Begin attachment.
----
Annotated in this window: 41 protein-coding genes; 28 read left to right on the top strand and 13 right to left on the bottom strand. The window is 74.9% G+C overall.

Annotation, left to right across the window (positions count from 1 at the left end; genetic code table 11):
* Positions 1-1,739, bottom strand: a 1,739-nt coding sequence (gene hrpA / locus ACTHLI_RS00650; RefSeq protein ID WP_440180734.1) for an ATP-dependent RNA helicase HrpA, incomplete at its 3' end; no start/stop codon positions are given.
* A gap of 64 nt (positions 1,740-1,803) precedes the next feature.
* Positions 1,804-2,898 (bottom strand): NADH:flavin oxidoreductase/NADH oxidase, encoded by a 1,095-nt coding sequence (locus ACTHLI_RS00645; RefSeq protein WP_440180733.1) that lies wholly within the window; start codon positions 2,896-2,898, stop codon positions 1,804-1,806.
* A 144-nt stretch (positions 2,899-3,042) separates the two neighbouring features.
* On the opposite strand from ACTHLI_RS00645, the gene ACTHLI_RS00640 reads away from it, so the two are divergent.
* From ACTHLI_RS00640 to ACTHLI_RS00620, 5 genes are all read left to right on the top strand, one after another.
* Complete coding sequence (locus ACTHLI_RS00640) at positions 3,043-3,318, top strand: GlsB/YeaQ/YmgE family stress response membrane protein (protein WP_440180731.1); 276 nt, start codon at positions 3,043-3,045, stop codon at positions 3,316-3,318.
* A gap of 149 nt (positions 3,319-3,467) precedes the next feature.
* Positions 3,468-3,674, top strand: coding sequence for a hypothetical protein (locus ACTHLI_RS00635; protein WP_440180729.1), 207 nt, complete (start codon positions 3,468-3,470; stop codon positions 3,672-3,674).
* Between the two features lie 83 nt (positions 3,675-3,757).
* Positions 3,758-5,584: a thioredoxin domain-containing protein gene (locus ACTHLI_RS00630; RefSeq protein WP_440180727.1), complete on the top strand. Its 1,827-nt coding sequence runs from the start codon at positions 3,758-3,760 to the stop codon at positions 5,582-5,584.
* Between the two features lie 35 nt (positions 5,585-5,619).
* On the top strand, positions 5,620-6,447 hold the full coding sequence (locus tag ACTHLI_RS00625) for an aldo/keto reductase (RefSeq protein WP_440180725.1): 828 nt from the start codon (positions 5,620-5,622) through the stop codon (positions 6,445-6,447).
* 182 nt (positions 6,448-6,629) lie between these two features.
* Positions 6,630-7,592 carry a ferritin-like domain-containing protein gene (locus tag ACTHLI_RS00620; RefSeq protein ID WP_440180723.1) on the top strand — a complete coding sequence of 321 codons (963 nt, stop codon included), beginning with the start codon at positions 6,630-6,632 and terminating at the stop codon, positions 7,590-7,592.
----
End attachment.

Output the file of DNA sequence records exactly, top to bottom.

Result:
Annotated in this window: 41 protein-coding genes; 28 read left to right on the top strand and 13 right to left on the bottom strand. The window is 74.9% G+C overall.

Annotation, left to right across the window (positions count from 1 at the left end; genetic code table 11):
* Positions 1-1,739, bottom strand: a 1,739-nt coding sequence (gene hrpA / locus ACTHLI_RS00650; RefSeq protein ID WP_440180734.1) for an ATP-dependent RNA helicase HrpA, incomplete at its 3' end; no start/stop codon positions are given.
* A gap of 64 nt (positions 1,740-1,803) precedes the next feature.
* Positions 1,804-2,898 (bottom strand): NADH:flavin oxidoreductase/NADH oxidase, encoded by a 1,095-nt coding sequence (locus ACTHLI_RS00645; RefSeq protein WP_440180733.1) that lies wholly within the window; start codon positions 2,896-2,898, stop codon positions 1,804-1,806.
* A 144-nt stretch (positions 2,899-3,042) separates the two neighbouring features.
* On the opposite strand from ACTHLI_RS00645, the gene ACTHLI_RS00640 reads away from it, so the two are divergent.
* From ACTHLI_RS00640 to ACTHLI_RS00620, 5 genes are all read left to right on the top strand, one after another.
* Complete coding sequence (locus ACTHLI_RS00640) at positions 3,043-3,318, top strand: GlsB/YeaQ/YmgE family stress response membrane protein (protein WP_440180731.1); 276 nt, start codon at positions 3,043-3,045, stop codon at positions 3,316-3,318.
* A gap of 149 nt (positions 3,319-3,467) precedes the next feature.
* Positions 3,468-3,674, top strand: coding sequence for a hypothetical protein (locus ACTHLI_RS00635; protein WP_440180729.1), 207 nt, complete (start codon positions 3,468-3,470; stop codon positions 3,672-3,674).
* Between the two features lie 83 nt (positions 3,675-3,757).
* Positions 3,758-5,584: a thioredoxin domain-containing protein gene (locus ACTHLI_RS00630; RefSeq protein WP_440180727.1), complete on the top strand. Its 1,827-nt coding sequence runs from the start codon at positions 3,758-3,760 to the stop codon at positions 5,582-5,584.
* Between the two features lie 35 nt (positions 5,585-5,619).
* On the top strand, positions 5,620-6,447 hold the full coding sequence (locus tag ACTHLI_RS00625) for an aldo/keto reductase (RefSeq protein WP_440180725.1): 828 nt from the start codon (positions 5,620-5,622) through the stop codon (positions 6,445-6,447).
* 182 nt (positions 6,448-6,629) lie between these two features.
* Positions 6,630-7,592 carry a ferritin-like domain-containing protein gene (locus tag ACTHLI_RS00620; RefSeq protein ID WP_440180723.1) on the top strand — a complete coding sequence of 321 codons (963 nt, stop codon included), beginning with the start codon at positions 6,630-6,632 and terminating at the stop codon, positions 7,590-7,592.